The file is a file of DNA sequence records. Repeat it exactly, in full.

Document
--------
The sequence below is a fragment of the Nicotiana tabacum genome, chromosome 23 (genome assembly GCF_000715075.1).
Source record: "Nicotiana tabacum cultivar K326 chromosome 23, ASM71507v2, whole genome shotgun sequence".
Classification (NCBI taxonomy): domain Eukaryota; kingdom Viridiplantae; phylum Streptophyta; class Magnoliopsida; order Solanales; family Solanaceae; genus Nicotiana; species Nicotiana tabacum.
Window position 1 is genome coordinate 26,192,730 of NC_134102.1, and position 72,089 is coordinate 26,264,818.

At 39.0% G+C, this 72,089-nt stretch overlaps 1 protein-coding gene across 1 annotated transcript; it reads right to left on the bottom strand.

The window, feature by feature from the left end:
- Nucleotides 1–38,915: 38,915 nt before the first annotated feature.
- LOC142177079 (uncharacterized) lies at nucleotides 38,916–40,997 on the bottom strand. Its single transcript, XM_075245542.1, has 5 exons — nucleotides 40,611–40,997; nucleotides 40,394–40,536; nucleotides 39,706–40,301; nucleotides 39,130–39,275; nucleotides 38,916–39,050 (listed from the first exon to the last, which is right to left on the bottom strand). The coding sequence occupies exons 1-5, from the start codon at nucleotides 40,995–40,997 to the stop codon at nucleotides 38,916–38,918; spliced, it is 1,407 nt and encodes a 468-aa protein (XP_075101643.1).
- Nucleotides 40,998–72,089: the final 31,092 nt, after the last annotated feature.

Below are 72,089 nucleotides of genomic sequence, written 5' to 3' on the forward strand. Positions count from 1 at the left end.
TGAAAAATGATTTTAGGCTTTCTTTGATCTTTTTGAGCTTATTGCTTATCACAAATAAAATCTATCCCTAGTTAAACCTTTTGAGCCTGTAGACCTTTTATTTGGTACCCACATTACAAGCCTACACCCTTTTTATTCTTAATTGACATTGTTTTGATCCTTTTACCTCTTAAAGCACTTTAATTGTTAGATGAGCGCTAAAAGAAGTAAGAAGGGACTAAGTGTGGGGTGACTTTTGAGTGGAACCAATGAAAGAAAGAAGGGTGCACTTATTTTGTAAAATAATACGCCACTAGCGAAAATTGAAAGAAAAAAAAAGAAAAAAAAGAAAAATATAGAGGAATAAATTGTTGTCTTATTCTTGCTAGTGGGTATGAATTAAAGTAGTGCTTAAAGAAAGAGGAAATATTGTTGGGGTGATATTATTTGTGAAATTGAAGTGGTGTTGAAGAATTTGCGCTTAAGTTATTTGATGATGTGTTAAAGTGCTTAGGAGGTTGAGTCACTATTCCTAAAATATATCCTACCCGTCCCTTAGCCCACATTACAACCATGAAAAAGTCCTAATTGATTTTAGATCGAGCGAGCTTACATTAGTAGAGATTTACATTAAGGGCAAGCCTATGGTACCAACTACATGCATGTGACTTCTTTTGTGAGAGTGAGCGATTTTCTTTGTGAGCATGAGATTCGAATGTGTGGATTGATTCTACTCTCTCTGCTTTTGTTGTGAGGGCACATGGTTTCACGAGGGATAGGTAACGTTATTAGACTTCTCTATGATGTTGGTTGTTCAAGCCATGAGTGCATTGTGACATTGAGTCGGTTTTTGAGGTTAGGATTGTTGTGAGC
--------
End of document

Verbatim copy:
The sequence below is a fragment of the Nicotiana tabacum genome, chromosome 23 (genome assembly GCF_000715075.1).
Source record: "Nicotiana tabacum cultivar K326 chromosome 23, ASM71507v2, whole genome shotgun sequence".
Classification (NCBI taxonomy): domain Eukaryota; kingdom Viridiplantae; phylum Streptophyta; class Magnoliopsida; order Solanales; family Solanaceae; genus Nicotiana; species Nicotiana tabacum.
Window position 1 is genome coordinate 26,192,730 of NC_134102.1, and position 72,089 is coordinate 26,264,818.

At 39.0% G+C, this 72,089-nt stretch overlaps 1 protein-coding gene across 1 annotated transcript; it reads right to left on the bottom strand.

The window, feature by feature from the left end:
- Nucleotides 1–38,915: 38,915 nt before the first annotated feature.
- LOC142177079 (uncharacterized) lies at nucleotides 38,916–40,997 on the bottom strand. Its single transcript, XM_075245542.1, has 5 exons — nucleotides 40,611–40,997; nucleotides 40,394–40,536; nucleotides 39,706–40,301; nucleotides 39,130–39,275; nucleotides 38,916–39,050 (listed from the first exon to the last, which is right to left on the bottom strand). The coding sequence occupies exons 1-5, from the start codon at nucleotides 40,995–40,997 to the stop codon at nucleotides 38,916–38,918; spliced, it is 1,407 nt and encodes a 468-aa protein (XP_075101643.1).
- Nucleotides 40,998–72,089: the final 31,092 nt, after the last annotated feature.

Below are 72,089 nucleotides of genomic sequence, written 5' to 3' on the forward strand. Positions count from 1 at the left end.
TGAAAAATGATTTTAGGCTTTCTTTGATCTTTTTGAGCTTATTGCTTATCACAAATAAAATCTATCCCTAGTTAAACCTTTTGAGCCTGTAGACCTTTTATTTGGTACCCACATTACAAGCCTACACCCTTTTTATTCTTAATTGACATTGTTTTGATCCTTTTACCTCTTAAAGCACTTTAATTGTTAGATGAGCGCTAAAAGAAGTAAGAAGGGACTAAGTGTGGGGTGACTTTTGAGTGGAACCAATGAAAGAAAGAAGGGTGCACTTATTTTGTAAAATAATACGCCACTAGCGAAAATTGAAAGAAAAAAAAAGAAAAAAAAGAAAAATATAGAGGAATAAATTGTTGTCTTATTCTTGCTAGTGGGTATGAATTAAAGTAGTGCTTAAAGAAAGAGGAAATATTGTTGGGGTGATATTATTTGTGAAATTGAAGTGGTGTTGAAGAATTTGCGCTTAAGTTATTTGATGATGTGTTAAAGTGCTTAGGAGGTTGAGTCACTATTCCTAAAATATATCCTACCCGTCCCTTAGCCCACATTACAACCATGAAAAAGTCCTAATTGATTTTAGATCGAGCGAGCTTACATTAGTAGAGATTTACATTAAGGGCAAGCCTATGGTACCAACTACATGCATGTGACTTCTTTTGTGAGAGTGAGCGATTTTCTTTGTGAGCATGAGATTCGAATGTGTGGATTGATTCTACTCTCTCTGCTTTTGTTGTGAGGGCACATGGTTTCACGAGGGATAGGTAACGTTATTAGACTTCTCTATGATGTTGGTTGTTCAAGCCATGAGTGCATTGTGACATTGAGTCGGTTTTTGAGGTTAGGATTGTTGTGAGC